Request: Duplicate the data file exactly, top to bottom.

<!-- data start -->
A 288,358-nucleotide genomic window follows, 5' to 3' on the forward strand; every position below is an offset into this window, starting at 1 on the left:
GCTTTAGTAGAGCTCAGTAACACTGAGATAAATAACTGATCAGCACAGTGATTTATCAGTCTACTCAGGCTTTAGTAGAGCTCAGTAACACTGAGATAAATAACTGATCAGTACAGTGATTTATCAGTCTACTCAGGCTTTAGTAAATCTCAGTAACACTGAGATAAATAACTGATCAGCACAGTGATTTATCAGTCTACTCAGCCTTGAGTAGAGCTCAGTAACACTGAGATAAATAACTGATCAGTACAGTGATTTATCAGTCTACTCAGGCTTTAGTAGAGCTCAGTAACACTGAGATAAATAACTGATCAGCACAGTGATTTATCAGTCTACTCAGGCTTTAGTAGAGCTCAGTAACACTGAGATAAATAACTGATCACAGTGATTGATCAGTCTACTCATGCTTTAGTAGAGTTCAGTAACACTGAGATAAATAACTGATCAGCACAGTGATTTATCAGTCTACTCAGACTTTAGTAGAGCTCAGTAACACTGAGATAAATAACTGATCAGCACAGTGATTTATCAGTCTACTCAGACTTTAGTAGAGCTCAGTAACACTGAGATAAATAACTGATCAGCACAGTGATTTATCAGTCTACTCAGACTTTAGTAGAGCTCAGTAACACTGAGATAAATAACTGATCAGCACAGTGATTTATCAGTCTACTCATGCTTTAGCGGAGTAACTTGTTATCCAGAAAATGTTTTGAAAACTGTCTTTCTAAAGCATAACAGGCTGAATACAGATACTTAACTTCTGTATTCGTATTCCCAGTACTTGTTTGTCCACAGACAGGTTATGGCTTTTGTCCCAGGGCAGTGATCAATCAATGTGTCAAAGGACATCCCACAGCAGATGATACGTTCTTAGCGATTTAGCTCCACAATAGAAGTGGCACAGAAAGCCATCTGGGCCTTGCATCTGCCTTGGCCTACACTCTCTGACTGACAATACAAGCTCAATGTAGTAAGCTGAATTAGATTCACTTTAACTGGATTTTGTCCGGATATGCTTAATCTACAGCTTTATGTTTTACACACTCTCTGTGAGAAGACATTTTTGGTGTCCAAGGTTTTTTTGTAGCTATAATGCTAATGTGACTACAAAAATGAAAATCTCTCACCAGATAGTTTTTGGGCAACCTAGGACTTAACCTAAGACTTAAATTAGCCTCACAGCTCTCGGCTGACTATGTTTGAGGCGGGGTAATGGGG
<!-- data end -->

A 288,358-nucleotide genomic window follows, 5' to 3' on the forward strand; every position below is an offset into this window, starting at 1 on the left:
GCTTTAGTAGAGCTCAGTAACACTGAGATAAATAACTGATCAGCACAGTGATTTATCAGTCTACTCAGGCTTTAGTAGAGCTCAGTAACACTGAGATAAATAACTGATCAGTACAGTGATTTATCAGTCTACTCAGGCTTTAGTAAATCTCAGTAACACTGAGATAAATAACTGATCAGCACAGTGATTTATCAGTCTACTCAGCCTTGAGTAGAGCTCAGTAACACTGAGATAAATAACTGATCAGTACAGTGATTTATCAGTCTACTCAGGCTTTAGTAGAGCTCAGTAACACTGAGATAAATAACTGATCAGCACAGTGATTTATCAGTCTACTCAGGCTTTAGTAGAGCTCAGTAACACTGAGATAAATAACTGATCACAGTGATTGATCAGTCTACTCATGCTTTAGTAGAGTTCAGTAACACTGAGATAAATAACTGATCAGCACAGTGATTTATCAGTCTACTCAGACTTTAGTAGAGCTCAGTAACACTGAGATAAATAACTGATCAGCACAGTGATTTATCAGTCTACTCAGACTTTAGTAGAGCTCAGTAACACTGAGATAAATAACTGATCAGCACAGTGATTTATCAGTCTACTCAGACTTTAGTAGAGCTCAGTAACACTGAGATAAATAACTGATCAGCACAGTGATTTATCAGTCTACTCATGCTTTAGCGGAGTAACTTGTTATCCAGAAAATGTTTTGAAAACTGTCTTTCTAAAGCATAACAGGCTGAATACAGATACTTAACTTCTGTATTCGTATTCCCAGTACTTGTTTGTCCACAGACAGGTTATGGCTTTTGTCCCAGGGCAGTGATCAATCAATGTGTCAAAGGACATCCCACAGCAGATGATACGTTCTTAGCGATTTAGCTCCACAATAGAAGTGGCACAGAAAGCCATCTGGGCCTTGCATCTGCCTTGGCCTACACTCTCTGACTGACAATACAAGCTCAATGTAGTAAGCTGAATTAGATTCACTTTAACTGGATTTTGTCCGGATATGCTTAATCTACAGCTTTATGTTTTACACACTCTCTGTGAGAAGACATTTTTGGTGTCCAAGGTTTTTTTGTAGCTATAATGCTAATGTGACTACAAAAATGAAAATCTCTCACCAGATAGTTTTTGGGCAACCTAGGACTTAACCTAAGACTTAAATTAGCCTCACAGCTCTCGGCTGACTATGTTTGAGGCGGGGTAATGGGG